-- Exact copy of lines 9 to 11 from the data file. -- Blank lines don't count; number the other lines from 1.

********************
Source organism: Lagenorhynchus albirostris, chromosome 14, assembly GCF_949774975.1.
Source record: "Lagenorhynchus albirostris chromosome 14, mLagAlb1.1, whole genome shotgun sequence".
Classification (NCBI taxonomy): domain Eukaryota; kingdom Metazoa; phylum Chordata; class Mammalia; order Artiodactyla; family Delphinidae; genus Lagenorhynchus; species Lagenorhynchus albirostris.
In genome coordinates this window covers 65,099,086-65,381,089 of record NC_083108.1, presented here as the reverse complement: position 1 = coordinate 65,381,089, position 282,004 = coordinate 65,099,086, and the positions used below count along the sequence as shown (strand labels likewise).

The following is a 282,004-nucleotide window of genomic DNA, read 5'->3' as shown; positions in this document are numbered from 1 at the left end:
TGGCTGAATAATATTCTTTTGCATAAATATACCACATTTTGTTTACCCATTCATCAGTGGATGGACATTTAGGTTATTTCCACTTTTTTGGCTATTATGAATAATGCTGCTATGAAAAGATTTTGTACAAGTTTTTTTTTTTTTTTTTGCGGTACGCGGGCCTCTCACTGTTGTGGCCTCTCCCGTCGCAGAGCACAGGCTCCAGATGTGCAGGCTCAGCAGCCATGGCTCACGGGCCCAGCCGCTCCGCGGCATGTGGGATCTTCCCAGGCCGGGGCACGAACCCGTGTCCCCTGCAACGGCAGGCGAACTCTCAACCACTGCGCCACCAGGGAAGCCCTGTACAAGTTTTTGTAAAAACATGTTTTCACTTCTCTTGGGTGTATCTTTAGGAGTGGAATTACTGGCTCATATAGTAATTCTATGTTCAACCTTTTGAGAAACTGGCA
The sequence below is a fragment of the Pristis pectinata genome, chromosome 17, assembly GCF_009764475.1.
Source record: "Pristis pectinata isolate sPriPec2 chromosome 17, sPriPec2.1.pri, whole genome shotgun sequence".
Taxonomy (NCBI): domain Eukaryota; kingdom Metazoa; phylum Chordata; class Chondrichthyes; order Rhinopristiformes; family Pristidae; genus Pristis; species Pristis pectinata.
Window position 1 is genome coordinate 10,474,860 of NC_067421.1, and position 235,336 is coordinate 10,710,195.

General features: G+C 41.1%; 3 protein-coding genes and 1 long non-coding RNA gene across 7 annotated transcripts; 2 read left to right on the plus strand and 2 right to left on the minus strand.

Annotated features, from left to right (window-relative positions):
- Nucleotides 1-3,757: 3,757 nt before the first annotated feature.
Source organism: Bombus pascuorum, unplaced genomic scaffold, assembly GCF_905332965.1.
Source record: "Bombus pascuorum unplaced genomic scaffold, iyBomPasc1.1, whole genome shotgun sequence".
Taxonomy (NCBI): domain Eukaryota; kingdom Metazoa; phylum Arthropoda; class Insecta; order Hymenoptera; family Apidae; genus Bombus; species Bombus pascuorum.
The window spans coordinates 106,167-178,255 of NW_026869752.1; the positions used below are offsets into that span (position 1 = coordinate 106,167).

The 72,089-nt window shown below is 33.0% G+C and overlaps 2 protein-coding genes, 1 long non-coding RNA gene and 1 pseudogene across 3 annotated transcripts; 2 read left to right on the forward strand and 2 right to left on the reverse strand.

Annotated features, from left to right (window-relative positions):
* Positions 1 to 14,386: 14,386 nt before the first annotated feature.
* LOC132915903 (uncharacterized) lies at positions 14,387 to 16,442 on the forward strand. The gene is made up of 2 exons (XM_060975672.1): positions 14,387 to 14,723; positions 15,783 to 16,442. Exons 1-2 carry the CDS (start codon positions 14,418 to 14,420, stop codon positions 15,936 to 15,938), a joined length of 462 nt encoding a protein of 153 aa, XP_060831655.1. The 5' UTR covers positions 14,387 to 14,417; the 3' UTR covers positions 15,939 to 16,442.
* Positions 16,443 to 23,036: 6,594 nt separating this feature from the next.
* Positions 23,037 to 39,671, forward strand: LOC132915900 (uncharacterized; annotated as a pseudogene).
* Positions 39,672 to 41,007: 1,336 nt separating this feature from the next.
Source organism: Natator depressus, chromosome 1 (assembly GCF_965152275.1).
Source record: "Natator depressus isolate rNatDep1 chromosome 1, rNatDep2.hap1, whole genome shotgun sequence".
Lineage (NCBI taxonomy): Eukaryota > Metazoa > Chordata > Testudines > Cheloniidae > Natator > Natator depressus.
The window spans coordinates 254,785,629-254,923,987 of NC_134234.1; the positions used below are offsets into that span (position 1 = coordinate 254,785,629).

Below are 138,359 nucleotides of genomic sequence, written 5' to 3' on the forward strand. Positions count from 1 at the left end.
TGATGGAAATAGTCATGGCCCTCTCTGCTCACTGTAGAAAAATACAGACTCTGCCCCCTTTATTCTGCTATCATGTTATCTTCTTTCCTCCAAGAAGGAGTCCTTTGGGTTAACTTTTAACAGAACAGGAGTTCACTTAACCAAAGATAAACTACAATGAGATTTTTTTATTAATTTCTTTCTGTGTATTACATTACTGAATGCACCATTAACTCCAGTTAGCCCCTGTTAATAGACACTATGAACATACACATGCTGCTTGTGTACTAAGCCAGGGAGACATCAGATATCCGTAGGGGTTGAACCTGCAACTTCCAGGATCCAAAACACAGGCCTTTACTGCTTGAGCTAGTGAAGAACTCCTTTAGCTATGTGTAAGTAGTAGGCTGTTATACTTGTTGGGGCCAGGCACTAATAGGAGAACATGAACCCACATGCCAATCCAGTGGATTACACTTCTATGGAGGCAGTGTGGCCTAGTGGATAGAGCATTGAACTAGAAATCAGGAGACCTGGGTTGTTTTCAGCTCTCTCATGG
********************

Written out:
Taxonomy (NCBI): domain Eukaryota; kingdom Metazoa; phylum Chordata; class Chondrichthyes; order Rhinopristiformes; family Pristidae; genus Pristis; species Pristis pectinata.
Window position 1 is genome coordinate 10,474,860 of NC_067421.1, and position 235,336 is coordinate 10,710,195.

General features: G+C 41.1%; 3 protein-coding genes and 1 long non-coding RNA gene across 7 annotated transcripts; 2 read left to right on the plus strand and 2 right to left on the minus strand.